2019.8.14 TicketHEDWIG AND THE ANGRY INCH
Hongik Daehangno Art Center
From Aug. 16 to Nov. 3
A dynamic mix of rock music and monologue, this eight-time Tony-nominated musical follows the life of a band called The Angry Inch. It has been staged about 2,000 times since its Korean premiere in 2005.
The story revolves around a boy named Hansel living in East Germany in 1988. One day, a U.S. lieutenant proposes to marry Hansel if he changes his gender to female. Hansel eventually decides to adopt the name Hedwig and undergoes a sex change operation, but it fails. He flies to Kansas only to find that he has been dumped.
Undeterred, Hedwig starts wearing wigs and makeup, forms a band called The Angry Inch and becomes a rock star. The Korean production of this popular musical will feature musical performers Oh Man-seok, Kang Ta, Jung Mun-seong, Jeon Dong-seok and Yoon So-ho, who will all be alternating in the main role.
The show starts at 8 p.m. from Tuesday to Thursday; 4 p.m. and 8 p.m. on Fridays; 2 p.m., 5:15 p.m. and 8:30 p.m. on Saturdays; and 2 p.m. and 6 p.m. on Sundays.
There are no shows on Mondays.
Ticket prices range from 55,000 to 99,000 won ($45 to $80.98).
Hyehwa Station, line No. 4, exit 3.
Through Aug. 25
The spirit of rock ‘n’ roll will once again sweep the country as the popular musical “School of Rock” kicks off its first world tour in Korea. Andrew Lloyd Webber’s Broadway musical “School of Rock,” based on the 2003 film of the same name, premiered on Broadway in 2015 with music by Webber and lyrics by Glenn Slater.
According to organizers, the show has been performed in other parts of the world, but this particular production, co-produced by Korea’s S&Co and GWB Entertainment, will be the first to tour the world.
The musical starts at 8 p.m. on weekdays and 2 p.m. and 7 p.m. on weekends and public holidays. There are no shows on Mondays.
Tickets range from 60,000 won to 160,000 won.
Jamsil Station, line No. 2, exit 3.
Sejong Performing Arts Center, Grand Theater
From Aug. 28 to Sept. 1
The internationally acclaimed St Petersburg Ballet Theatre is set to perform Tchaikovsky’s “Swan Lake” in Seoul. Last year, the company’s run in London was a great success, ending with extra performances due to unprecedented demand.
“Swan Lake” is arguably the world’s most beloved ballet piece, telling the story of Prince Siegfried and Odette, a princess who is turned into a swan by the curse of an evil sorcerer.
The full St Petersburg Ballet Theatre Orchestra will accompany the company and perform during the performance.
The show starts at 8 p.m. on weekdays; 2 p.m. and 7 p.m. on Saturdays; and 2 p.m. on Sundays.
Tickets range from 50,000 won to 120,000 won.
Gwanghwamun Station, line No. 5, exit 8.
DISNEY IN CONCERT
Olympic Park, 88 Jandi Madang
Korea’s only outdoor Disney concert will feature songs from hit movies like “Frozen” (2013), “The Little Mermaid” (1989), “Lion King” (1994) and “Beauty and the Beast” (1991).
Every year, kids come to the concert dressed in costume as their favorite Disney character and enjoy classical versions of their favorite Disney songs.
The concert starts at 5 p.m.
Ticket prices range from 40,000 won to 80,000 won.
Olympic Park Station, line No. 5, exit 3.
LG Arts Center
Through Sept. 14
The Korean production of this megahit musical is returning to the LG Arts Center to celebrate the 20th anniversary of the show.
Sophie is about to get married and wants her father to give her away, but the problem is she doesn’t know who her father is. After taking a peek in her mother’s diary, she discovers that he could be one of three candidates, so she tricks them all into attending her wedding.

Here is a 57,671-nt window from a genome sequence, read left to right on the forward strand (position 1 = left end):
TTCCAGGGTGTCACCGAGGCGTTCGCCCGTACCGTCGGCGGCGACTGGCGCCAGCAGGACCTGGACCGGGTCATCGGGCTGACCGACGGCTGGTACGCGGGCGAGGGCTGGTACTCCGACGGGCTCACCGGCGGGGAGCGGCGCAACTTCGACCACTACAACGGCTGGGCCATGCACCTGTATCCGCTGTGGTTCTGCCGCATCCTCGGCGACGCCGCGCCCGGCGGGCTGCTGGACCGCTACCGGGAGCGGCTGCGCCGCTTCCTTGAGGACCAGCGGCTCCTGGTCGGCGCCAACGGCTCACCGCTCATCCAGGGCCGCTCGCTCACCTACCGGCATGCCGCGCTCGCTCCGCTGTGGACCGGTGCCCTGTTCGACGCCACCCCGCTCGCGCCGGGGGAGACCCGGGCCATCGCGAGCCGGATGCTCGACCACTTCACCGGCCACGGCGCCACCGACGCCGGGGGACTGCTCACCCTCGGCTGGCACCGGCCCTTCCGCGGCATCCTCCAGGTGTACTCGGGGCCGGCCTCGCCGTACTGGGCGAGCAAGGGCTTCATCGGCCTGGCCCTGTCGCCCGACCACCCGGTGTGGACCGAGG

The cast includes veteran musical actresses Choi Jung-won and Shin Young-sook.
The show starts at 8 p.m. on weekdays; 2 p.m. and 8 p.m. on Thursdays; and 2 p.m. and 6:30 p.m. on weekends. There are no shows on Mondays.
Tickets range from 60,000 won to 140,000 won.
Yeoksam Station, line No. 2, exit 7.
Opera House, Seoul Arts Center
From Oct. 11 - 13
Universal Ballet Company will be staging one of its original productions “Simcheong,” a cultural mash-up that blends ballet with a traditional Korean tale about a girl named Simcheong, who sacrifices herself to help her blind father see.
She decides to jump into the sea, but instead of dying, she becomes the queen of an underwater kingdom. She and her father eventually meet again.
This story emphasizes the concept of hyo, a word that describes the deep love and sense of duty felt by children toward their parents, and it gained international recognition after its world premiere in 1986.
The show starts at 7:30 p.m. on Friday; 3 p.m. and 7:30 p.m. on Saturday and at 3 p.m. on Sunday.
Tickets range from 10,000 won to 120,000 won.
Nambu Bus Terminal Station, line No. 3, exit 5.
Seoul Arts Center, Concert Hall
Chief conductor and artistic leader of the Trondheim Symphony Orchestra, Han-Na Chang will be hosting a concert alongside acclaimed pianist Dong Hyek Lim.
Although both musicians once worked for EMI Classics, this concert will be the first time that these esteemed artists will have the opportunity to perform together.
Chang will be conducting the Trondheim Symphony Orchestra with Lim on the piano as they play Grieg’s “Peer Gynt Suite No. 1,” “Piano Concerto in A minor” and Tchaikovsky’s “Symphony No. 6 in B minor.”
The show starts at 8 p.m.
Tickets range from 40,000 won to 200,000 won.
Nambu Bus Terminal Station, line No. 3, exit 5.
WHY DON’T WE: 8 LETTERS TOUR
Yes 24 Live Hall
U.S. band Why Don’t We is coming back to Korea for its first solo concert in November. The five-member band is known for songs like ”These Girls” and “8 Letters.” The concert is part of the group’s world tour promoting their latest album “8 Letters.”
Tickets cost 88,000 won.
The concert starts at 7 p.m.
Gwangnaru Station, line No. 5, exit 2.
*Most tickets are available at ticket.interpark.com/global or by calling 1544-1555.